Roman cemetery unearthed in Nîmes

One of the most exciting discoveries was that of a casket carved out of a single stone, which contained a glass cinerary urn, along with a wealth of stunningly-preserved funerary goods.

A Roman cemetery containing burial tombs, cremation urns, and a wealth of funerary offerings has been uncovered in Nîmes, southern France, shedding light on the city’s ancient inhabitants.

Inrap archaeologists excavating the 1st-2nd century AD funerary complex on avenue Jean-Jaurès, Nîmes. IMAGE: © Marie Rochette, Inrap

The discovery was made by archaeologists from Inrap, the National Institute of Preventive Archaeological Research, who carried out excavations in the spring of 2022 on avenue Jean-Jaurès, just outside of the southern perimeter of the ancient city of Nîmes, ahead of the development of a new apartment building.

Nîmes has a rich ancient past. Beginning as a small, fortified Iron Age village, it became a Roman colony (Colonia Nemausus) sometime before 28 BC.

A grave lined with tiles, with a secondary cremation deposit and funerary goods placed to the left of the deceased within a stone casket. IMAGE: © Claire Terrat, Inrap

The earliest evidence of activity identified at the site is that of furrows or sulci, which had presumably been dug for planting vines. The furrows appear to have been later intersected by several tombs belonging to a funerary complex dated to around the 1st and 2nd century AD.

A total of 50 funerary structures – comprising burial tombs, stone-lined graves, secondary cremation deposits, and funeral pyres – have been recorded across the site, only two of which are believed to contain sub-adult remains.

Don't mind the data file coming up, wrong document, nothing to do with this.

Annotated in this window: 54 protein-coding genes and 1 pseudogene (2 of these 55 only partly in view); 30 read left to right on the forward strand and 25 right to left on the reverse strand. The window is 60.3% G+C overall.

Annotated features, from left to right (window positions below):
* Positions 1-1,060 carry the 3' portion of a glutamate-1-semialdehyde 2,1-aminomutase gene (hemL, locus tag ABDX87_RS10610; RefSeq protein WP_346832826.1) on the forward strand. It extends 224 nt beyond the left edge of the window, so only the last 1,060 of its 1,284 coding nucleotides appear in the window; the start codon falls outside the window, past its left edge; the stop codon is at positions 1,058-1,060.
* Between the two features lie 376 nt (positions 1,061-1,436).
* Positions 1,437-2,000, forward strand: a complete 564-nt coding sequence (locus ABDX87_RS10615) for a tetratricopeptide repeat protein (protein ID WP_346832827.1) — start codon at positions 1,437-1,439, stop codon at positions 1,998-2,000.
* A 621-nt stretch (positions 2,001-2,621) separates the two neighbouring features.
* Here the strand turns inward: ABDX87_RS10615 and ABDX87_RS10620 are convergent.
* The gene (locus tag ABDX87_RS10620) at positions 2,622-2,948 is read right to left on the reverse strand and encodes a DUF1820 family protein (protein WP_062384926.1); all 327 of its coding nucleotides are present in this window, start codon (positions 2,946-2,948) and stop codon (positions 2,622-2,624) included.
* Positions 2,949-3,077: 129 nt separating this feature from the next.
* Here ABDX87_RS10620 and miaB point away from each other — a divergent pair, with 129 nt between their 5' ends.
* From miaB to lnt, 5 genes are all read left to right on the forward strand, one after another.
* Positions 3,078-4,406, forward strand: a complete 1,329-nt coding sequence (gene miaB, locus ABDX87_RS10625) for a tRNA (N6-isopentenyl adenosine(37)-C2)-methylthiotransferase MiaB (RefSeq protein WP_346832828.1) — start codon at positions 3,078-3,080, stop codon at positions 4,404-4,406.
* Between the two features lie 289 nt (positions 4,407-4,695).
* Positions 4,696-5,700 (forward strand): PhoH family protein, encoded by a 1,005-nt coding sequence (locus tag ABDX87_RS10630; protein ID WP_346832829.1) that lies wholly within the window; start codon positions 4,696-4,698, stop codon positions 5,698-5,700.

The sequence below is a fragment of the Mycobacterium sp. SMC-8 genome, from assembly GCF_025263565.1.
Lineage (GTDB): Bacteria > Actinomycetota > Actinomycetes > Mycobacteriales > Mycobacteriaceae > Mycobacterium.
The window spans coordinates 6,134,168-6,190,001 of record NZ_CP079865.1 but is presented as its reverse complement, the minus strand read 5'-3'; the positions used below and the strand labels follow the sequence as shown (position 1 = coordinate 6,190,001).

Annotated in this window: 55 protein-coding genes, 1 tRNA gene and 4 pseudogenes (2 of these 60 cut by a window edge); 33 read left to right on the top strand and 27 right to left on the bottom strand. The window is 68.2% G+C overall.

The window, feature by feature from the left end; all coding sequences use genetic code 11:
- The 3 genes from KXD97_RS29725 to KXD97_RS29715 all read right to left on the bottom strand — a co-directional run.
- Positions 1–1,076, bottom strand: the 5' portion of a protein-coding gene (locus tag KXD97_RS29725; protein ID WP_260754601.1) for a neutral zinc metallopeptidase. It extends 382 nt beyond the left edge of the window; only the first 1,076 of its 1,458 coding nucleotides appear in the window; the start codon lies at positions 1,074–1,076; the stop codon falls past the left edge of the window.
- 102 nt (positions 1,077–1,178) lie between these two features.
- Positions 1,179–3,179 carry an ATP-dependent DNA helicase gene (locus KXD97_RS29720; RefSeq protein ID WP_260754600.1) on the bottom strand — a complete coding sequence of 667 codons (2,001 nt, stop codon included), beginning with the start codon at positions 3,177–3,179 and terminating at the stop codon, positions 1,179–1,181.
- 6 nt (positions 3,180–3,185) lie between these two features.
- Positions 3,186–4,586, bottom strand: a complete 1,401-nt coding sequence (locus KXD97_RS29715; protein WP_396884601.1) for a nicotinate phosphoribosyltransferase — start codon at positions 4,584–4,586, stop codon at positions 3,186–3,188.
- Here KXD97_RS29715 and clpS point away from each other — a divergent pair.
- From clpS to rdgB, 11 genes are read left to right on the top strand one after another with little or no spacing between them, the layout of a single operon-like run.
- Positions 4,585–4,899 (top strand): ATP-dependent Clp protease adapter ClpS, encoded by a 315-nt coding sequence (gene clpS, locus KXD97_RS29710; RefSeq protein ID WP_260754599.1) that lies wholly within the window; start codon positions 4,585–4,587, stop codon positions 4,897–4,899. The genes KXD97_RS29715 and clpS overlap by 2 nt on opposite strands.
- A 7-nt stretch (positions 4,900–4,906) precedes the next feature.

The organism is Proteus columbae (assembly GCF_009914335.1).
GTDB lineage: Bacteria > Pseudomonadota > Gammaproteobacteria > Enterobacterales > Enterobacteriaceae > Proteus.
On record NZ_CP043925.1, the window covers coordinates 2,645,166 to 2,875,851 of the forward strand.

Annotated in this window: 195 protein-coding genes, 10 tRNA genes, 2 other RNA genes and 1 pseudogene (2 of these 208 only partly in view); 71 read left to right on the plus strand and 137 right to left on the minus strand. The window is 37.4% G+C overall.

A stone casket containing a glass cinerary urn and accompanying glass lid – both still in tact – a jug and a ceramic oil lamp, a cup, a goblet, and a glass balsamarium, three styli in tablet, two mirrors in bronze, and an animal bone fragment. IMAGE: © Sarah Beiger, Inrap

Thirty of the internments were discovered in the eastern part of the site. Here, archaeologists also unearthed remnants of stone walls outlining the edges of a funerary enclosure found to contain at least seven tombs, along with a well which yielded an assemblage of human and faunal skeletal remains and two fragments of an epigraphic plaque.

Another well located in the southern area of the site containing human (both adult and child) and animal bones, two coins, and ceramic fragments was also uncovered, as well as two other wells situated to the west, which are instead likely connected to the earlier evidence of agricultural activity, as they were found to contain only fragments of amphora and other pottery types.

Two fragments of the same funerary plaque bearing an inscription, discovered in the filling of a well. IMAGE: © Christophe Coeuret, Inrap

The variety of burial types uncovered across the site is remarkable. One individual, for example, had been interred within a nailed wooden coffin, which was then placed in a stone-lined grave and covered with a stone slab.

Another exciting discovery was that of a casket carved out of a single stone which contained a glass cinerary vase topped with its glass lid – both still intact – as well as a ceramic jug and oil lamp, a glass balsamarium, a cup, a goblet, two bronze mirrors, three wooden styli (used for writing on wax tablets), and a fragment of unidentified animal bone.

A collection of terracotta vases, jugs, and oil lamps recovered from the tombs. IMAGE: © Christophe Coeuret, Inrap